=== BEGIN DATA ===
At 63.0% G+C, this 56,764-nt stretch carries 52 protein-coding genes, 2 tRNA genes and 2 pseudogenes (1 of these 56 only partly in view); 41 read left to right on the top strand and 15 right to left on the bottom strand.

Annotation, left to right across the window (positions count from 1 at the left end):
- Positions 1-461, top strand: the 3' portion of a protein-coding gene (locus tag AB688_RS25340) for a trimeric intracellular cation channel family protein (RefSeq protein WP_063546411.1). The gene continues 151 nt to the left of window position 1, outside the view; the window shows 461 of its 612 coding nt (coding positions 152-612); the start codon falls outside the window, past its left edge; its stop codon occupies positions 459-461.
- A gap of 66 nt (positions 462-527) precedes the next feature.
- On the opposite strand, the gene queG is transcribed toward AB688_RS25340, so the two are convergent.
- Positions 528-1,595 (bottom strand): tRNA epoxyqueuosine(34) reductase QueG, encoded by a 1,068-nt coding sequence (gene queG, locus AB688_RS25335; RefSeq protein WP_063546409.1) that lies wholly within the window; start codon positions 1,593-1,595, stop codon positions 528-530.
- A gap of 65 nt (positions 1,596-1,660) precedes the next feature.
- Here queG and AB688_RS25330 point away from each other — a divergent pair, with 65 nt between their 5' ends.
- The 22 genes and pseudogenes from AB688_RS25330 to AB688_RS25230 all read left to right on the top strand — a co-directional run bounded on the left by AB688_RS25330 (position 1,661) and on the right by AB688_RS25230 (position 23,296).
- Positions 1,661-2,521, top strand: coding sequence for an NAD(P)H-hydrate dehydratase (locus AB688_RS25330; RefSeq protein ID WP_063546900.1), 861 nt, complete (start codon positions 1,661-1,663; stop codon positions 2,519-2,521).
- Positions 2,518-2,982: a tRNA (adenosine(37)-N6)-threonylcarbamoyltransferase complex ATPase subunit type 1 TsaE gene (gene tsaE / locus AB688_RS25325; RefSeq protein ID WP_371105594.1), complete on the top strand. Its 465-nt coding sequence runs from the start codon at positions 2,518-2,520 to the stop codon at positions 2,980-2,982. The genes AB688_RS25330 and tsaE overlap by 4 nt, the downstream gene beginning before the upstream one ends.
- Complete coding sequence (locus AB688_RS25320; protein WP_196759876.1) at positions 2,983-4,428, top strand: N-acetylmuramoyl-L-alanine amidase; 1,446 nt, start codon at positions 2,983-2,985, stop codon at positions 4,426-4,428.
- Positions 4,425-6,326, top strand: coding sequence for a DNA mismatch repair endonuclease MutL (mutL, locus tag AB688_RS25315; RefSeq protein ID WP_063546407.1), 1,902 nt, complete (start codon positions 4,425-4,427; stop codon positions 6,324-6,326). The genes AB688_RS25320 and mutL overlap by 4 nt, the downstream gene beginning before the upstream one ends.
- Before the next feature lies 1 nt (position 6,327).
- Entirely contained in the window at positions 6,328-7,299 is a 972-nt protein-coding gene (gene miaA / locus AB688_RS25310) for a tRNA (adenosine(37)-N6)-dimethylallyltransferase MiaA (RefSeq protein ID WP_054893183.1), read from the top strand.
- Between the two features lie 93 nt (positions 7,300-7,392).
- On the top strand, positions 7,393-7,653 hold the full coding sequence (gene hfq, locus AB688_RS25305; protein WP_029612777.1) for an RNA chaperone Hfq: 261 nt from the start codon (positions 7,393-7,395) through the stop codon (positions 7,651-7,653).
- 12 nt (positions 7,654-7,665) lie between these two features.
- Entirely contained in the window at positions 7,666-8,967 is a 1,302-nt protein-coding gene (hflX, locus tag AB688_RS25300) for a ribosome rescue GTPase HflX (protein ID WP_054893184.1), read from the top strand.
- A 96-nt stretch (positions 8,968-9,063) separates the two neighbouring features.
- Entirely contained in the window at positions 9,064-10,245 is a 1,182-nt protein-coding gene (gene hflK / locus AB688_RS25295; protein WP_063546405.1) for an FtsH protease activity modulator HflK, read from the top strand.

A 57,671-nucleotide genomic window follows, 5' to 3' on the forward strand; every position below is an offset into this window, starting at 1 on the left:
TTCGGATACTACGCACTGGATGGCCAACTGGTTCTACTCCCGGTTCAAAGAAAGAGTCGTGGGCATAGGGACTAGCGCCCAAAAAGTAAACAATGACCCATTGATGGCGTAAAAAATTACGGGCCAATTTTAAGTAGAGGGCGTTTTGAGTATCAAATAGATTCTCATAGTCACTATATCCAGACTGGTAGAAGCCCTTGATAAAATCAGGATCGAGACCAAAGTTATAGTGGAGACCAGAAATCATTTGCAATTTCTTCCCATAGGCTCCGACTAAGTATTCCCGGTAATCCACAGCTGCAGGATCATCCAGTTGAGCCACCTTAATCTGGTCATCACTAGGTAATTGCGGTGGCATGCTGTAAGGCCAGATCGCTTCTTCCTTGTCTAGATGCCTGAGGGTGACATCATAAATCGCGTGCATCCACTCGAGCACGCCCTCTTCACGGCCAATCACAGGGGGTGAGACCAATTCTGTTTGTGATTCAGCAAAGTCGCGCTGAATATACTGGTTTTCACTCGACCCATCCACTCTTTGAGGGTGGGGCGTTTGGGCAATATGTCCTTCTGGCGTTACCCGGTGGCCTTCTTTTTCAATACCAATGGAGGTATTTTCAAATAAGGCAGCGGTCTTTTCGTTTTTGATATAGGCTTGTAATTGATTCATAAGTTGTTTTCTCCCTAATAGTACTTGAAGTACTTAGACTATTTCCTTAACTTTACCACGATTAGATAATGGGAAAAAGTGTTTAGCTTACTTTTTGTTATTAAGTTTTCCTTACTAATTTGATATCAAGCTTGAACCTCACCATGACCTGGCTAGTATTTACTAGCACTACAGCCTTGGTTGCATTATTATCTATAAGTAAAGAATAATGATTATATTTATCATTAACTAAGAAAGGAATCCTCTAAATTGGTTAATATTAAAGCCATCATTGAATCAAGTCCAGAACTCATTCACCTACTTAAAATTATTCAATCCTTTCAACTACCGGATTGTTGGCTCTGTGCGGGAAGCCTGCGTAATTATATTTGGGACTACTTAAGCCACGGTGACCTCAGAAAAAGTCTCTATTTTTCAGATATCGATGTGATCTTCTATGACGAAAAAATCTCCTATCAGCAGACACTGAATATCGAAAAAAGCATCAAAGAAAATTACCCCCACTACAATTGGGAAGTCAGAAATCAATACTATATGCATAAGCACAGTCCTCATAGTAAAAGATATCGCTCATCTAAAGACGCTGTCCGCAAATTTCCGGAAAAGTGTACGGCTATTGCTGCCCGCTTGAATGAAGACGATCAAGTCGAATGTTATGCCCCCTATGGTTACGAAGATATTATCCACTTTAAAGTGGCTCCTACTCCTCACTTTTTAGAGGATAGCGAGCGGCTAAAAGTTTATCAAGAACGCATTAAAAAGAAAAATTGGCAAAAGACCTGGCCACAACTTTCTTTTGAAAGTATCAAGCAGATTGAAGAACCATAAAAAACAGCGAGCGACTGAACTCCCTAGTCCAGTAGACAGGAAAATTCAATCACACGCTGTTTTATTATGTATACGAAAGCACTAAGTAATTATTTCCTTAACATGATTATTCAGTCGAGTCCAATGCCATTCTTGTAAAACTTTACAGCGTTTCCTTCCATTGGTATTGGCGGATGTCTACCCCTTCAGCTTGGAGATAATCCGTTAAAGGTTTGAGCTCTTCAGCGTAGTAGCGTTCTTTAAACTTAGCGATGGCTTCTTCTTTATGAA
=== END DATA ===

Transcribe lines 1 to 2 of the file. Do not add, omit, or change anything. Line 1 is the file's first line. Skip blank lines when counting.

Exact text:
At 63.0% G+C, this 56,764-nt stretch carries 52 protein-coding genes, 2 tRNA genes and 2 pseudogenes (1 of these 56 only partly in view); 41 read left to right on the top strand and 15 right to left on the bottom strand.

Annotation, left to right across the window (positions count from 1 at the left end):